Cathedral Place, Museum of Preparatory Drawings
vThe premises of the museum are in the ancient Spedale Nuovo, built in mid 13th century, by will of Pope Alexander IV to be a “pellegrinaio” (refuge for pilgrims) to record the reconciliation between Pisa and the Holy See. We owe the Spedale to Giovanni di Simone, by some held to be the architect of the Monumental Cemetery.
The building remained part of the hospital until 1969, when it was decided to renovate it and use it as premises for the Museo delle sinopie. On 27th July 1944 a grenade shot by American artillery set fire to the roof of the Camposanto. Molten lead poured over the frescos on the walls. At the time it was thought the only remedy to save these paintings was to strip them off the walls. This operation revealed the sinopias, that is, the preparatory drawings in red ochre underneath the frescos. Because of their vulnerability, these too were stripped off the walls and put in the new museum, designed, prepared and arranged by Giovanna Piancastelli Politi, Gaetano Nencini e Antonino Caleca.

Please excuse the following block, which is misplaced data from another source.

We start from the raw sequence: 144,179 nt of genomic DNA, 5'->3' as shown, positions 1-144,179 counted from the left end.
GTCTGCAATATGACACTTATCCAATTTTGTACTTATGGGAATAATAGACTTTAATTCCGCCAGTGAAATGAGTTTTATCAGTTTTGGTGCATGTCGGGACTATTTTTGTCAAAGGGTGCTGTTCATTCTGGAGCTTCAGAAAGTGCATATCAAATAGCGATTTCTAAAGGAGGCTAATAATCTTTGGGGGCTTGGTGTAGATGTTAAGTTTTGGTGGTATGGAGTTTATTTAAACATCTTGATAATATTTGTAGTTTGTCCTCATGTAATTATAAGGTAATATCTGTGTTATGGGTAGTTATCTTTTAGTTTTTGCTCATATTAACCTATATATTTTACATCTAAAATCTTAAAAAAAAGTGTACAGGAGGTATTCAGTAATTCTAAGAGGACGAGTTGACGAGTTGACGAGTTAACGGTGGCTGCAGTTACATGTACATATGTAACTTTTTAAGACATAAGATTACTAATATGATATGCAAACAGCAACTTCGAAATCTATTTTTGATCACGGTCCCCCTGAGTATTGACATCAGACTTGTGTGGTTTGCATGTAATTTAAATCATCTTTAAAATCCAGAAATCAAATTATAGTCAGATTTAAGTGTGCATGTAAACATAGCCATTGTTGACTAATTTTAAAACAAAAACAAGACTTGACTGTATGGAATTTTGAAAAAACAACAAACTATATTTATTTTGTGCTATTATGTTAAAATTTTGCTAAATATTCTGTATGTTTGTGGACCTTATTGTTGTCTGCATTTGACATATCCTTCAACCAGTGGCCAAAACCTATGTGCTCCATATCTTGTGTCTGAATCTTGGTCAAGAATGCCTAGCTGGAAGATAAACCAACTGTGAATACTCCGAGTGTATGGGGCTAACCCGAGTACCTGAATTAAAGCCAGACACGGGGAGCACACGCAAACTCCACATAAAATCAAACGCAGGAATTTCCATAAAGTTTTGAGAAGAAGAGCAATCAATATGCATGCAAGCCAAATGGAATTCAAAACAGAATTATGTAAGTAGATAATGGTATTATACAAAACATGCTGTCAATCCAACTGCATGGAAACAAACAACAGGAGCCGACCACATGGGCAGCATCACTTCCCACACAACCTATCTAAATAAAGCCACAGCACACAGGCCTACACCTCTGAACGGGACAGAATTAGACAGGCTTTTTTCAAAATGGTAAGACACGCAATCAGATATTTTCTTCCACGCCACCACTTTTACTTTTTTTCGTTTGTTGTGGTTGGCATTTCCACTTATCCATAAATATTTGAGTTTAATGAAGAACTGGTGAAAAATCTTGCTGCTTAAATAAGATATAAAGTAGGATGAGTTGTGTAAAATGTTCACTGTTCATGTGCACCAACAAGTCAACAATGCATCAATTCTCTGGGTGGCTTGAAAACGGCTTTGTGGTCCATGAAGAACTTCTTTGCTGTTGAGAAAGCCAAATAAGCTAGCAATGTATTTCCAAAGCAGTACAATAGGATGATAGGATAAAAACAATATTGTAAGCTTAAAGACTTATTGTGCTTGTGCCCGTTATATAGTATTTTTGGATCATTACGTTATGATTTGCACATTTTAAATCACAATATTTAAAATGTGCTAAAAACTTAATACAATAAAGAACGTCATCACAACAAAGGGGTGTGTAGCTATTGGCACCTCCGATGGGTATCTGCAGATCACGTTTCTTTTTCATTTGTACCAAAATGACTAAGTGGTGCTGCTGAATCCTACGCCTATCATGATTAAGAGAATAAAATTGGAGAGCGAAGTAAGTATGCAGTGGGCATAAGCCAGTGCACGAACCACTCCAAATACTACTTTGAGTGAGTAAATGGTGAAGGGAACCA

This is the largest collection of medieval drawings in the world. In it we perceive the artist working in the full spate of his creativity. In many places several hands can be distinguished, even where the final result is uniform in style, for example in the Crucifixion attributed to Francesco Traini (1335) and the Triumph of Death, Last Judgement and Thebaid cycle, probably the work of Buffalmacco. The preparatory drawings (sinopias) of later cycles (late 1300s to 1400s) such as The Stories of Job, by Taddeo Gaddi, The Stories of St. Ranier by Andrea Bonaiuti and Stories from the Old Testament by Benozzo Gozzoli are also on display in the museum.